publication in 90 Minnesota Law Review.
The seventh edition of Andy Spanogle’s
International Business Transactions in a Nutshell
was published by West Group, as was the 2004 edition of
his Documents for International Business Transactions.
The Vanderbilt Law Review published
Ralph Steinhardt’s “Laying
One Bankrupt Critique to Rest: Sosa v. Alvarez-Machain
and the Future of International Human Rights Litigation
in the Courts of the United States.”
Activities, Awards & Honors
Martin Adelman lectured
on the fundamentals of patenting gene sequences at a seminar
sponsored by Osaka University in Japan and lectured on claim
construction issues in patent cases at the seminar sponsored
by Waseda University in Tokyo. In March, he taught a one-day
course on patent law to graduate law students and senior
practitioners at the New College, University of Edinburgh.
Alberto Benitez joined
the newly-formed Hispanic Bar Association of DC’s
Advisory Council. He was featured on the panel “The
Path from Minority Law Student to Minority Lawyer”
at the ABA Diversity Career Panel sponsored by the ABA/Law
At the University of Michigan Law School
in February, Paul Butler spoke about critical
race theory. He also gave the keynote address at the annual
Rebellious Lawyering Conference at Yale Law School. He spoke
on African American prosecutors in February as part of Stanford
Law School’s observance of Black History Month.
Cahn presented “Women in Post-Conflict Reconstruction:
Dilemmas and Directions” at a conference sponsored
by the William & Mary Women’s Law Journal.
In March, she presented on juvenile justice at the symposium
“The Mind of a Child: The Relationship Between Brain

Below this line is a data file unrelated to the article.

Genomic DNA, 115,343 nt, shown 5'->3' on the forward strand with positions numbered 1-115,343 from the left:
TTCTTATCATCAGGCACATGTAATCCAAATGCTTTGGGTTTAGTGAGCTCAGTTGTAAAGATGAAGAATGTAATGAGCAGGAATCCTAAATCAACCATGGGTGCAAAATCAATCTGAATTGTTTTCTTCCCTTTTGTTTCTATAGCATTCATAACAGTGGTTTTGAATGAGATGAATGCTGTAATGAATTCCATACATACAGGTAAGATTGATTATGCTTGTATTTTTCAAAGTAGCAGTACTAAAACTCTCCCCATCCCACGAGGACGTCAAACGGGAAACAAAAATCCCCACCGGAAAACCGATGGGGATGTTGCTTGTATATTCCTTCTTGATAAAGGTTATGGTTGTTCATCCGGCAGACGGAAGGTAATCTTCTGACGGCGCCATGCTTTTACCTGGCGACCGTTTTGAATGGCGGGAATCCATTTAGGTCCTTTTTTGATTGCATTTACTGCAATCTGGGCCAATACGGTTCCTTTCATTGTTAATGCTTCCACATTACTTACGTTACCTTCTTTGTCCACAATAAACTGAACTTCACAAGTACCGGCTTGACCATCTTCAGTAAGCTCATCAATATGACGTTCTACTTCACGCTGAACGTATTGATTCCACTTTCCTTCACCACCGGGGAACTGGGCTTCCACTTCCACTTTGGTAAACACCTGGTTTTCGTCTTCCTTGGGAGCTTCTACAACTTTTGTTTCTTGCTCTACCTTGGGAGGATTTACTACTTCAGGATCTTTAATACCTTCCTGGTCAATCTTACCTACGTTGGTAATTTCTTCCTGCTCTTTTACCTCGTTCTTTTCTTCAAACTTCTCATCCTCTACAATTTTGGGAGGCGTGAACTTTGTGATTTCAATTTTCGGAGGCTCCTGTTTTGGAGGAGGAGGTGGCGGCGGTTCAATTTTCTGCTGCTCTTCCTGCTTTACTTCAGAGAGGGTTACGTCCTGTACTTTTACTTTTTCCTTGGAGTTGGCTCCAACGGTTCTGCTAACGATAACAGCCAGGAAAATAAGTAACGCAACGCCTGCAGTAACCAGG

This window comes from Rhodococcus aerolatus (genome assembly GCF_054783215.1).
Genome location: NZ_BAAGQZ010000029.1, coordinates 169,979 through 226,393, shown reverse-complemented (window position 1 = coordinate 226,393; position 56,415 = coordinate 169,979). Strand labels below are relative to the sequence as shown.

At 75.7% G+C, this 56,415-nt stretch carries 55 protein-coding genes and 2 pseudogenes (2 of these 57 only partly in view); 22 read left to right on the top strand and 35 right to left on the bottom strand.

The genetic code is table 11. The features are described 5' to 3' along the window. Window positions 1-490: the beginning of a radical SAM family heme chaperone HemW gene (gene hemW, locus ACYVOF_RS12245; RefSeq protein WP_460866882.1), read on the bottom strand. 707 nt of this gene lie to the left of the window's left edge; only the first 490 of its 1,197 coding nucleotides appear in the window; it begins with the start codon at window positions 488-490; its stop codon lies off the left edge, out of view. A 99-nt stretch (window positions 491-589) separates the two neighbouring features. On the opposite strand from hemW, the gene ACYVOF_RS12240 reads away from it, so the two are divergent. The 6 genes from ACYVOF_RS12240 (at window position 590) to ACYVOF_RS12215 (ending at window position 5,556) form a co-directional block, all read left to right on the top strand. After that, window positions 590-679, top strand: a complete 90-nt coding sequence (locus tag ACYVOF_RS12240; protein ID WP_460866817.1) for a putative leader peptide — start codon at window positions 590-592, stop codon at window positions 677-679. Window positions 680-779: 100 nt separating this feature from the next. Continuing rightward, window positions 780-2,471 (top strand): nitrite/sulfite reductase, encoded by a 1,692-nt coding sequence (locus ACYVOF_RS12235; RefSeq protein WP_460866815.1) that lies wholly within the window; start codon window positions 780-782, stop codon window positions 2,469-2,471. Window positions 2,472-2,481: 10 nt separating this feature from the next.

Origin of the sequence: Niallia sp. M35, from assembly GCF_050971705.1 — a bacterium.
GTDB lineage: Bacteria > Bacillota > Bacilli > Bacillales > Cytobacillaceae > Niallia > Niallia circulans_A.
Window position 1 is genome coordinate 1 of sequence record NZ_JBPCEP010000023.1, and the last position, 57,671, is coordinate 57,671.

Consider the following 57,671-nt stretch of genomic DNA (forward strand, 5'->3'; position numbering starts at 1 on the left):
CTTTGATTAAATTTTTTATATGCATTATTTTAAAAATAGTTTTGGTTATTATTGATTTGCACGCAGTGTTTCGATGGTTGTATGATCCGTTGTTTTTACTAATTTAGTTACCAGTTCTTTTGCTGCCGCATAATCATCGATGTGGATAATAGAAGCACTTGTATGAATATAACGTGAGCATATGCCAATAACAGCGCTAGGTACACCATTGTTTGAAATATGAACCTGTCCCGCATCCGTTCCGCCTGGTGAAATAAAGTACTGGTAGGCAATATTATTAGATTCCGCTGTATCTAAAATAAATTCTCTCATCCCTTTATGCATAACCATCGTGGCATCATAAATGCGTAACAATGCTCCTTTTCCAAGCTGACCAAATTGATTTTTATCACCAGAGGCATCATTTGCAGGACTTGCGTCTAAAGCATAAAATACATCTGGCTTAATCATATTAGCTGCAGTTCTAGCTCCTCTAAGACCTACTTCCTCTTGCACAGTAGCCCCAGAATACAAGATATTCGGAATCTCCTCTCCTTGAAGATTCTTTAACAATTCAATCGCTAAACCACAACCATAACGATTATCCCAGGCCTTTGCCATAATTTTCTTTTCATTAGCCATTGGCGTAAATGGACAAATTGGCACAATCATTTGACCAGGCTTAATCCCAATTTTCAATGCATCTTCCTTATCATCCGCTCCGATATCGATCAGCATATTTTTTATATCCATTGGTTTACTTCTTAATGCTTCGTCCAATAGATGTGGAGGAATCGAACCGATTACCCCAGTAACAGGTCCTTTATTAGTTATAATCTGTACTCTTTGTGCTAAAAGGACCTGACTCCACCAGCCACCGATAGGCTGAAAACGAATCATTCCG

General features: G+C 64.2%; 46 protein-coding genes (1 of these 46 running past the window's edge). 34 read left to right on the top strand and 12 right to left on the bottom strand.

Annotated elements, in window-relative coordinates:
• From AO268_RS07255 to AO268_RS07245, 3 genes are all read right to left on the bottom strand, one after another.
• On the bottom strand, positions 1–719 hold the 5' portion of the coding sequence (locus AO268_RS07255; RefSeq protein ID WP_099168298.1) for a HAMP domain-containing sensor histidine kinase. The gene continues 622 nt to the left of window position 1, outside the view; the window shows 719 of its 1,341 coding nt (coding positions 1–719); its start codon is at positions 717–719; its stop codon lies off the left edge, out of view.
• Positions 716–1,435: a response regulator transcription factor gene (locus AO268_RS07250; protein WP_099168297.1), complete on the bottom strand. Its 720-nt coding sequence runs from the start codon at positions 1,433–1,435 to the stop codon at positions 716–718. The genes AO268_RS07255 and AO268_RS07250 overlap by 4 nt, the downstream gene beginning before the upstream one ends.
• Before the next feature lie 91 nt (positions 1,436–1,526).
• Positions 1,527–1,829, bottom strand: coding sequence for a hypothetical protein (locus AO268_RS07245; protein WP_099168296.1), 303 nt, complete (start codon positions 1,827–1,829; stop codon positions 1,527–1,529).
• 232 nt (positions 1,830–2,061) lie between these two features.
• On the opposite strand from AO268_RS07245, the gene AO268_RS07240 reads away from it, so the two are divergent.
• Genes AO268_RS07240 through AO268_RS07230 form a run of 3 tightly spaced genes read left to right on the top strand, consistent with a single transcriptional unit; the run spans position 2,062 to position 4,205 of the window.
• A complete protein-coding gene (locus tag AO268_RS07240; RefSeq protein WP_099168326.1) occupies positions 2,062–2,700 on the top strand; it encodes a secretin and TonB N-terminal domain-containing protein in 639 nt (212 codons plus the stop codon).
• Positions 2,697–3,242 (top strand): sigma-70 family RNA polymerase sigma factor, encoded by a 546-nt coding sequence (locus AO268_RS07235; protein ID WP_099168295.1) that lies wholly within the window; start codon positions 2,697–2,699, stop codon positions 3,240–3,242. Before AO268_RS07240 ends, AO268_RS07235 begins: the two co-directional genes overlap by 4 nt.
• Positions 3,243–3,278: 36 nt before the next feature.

Development, Cognitive Functioning, and Accountability Under
the Law,” which was held at Ohio State University.
The U.S. Agency for International Development
named Arturo Carrillo senior adviser on
human rights policy for its Human Rights Program in Colombia.
At the University of Maryland Law School’s
Sports Law Symposium, W. Burlette Carter
served on a panel addressing “Amateur and Olympic
In March, Steve Charnovitz
gave a presentation on World Trade Organization dispute
settlement at a conference held at the Inter-American Development
Bank in Washington. In April, he was the moderator for a
roundtable on the WTO appellate body held at the annual
meeting of the American Society of International Law.
Robert J. Cottrol was
an invited speaker at the conference “Race, Inequality
and Education: Challenges for Affirmative Action in Brazil
and the United States,” which was sponsored by the
Division of United States Studies and Brazil and held at
the State University of Bahia and the University of Brasilia,
and was also an invited speaker at the seminar “Exits
From Slavery and Public Policies,” which was sponsored
by UNESCO and held in Brazil.
Speaking on different aspects of negotiation,
Charles Craver made two presentations at
the Multistate Tax Symposium in Orlando.
Carol Izumi was selected
as one of 12 national “Japanese American Leaders”
for a delegation visiting Japan in March.
In April, Orin Kerr presented
a paper at an information privacy law symposium hosted by
the Fordham Law Review, and made a presentation
in Seattle at the conference “Computers, Freedom,
and Privacy.” In April, he sat on a panel at Harvard
Journal of Law & Technology’s annual symposium
in Cambridge, Mass.
Susan Jones became chair-elect
of the AALS Section on Clinical Legal Education. In February,
she was the Martin Luther King Jr. speaker at Washington
University in St. Louis School of Law. Jones was also the
Clason speaker at Western New England College School of
Law; her talks were titled “An Economic Justice Imperative.”
In March, Michael Matheson
participated in a televised panel discussion on the International
Criminal Court at the Organization of American States. At
the end of April, he left for Geneva to participate in the
2005 session of the UN International Law Commission as the
Tom Morgan participated
in panel discussions on the legal ethics of corporate lawyers
at the New Jersey Corporate Counsel Association and the
ABA Section of Business Law.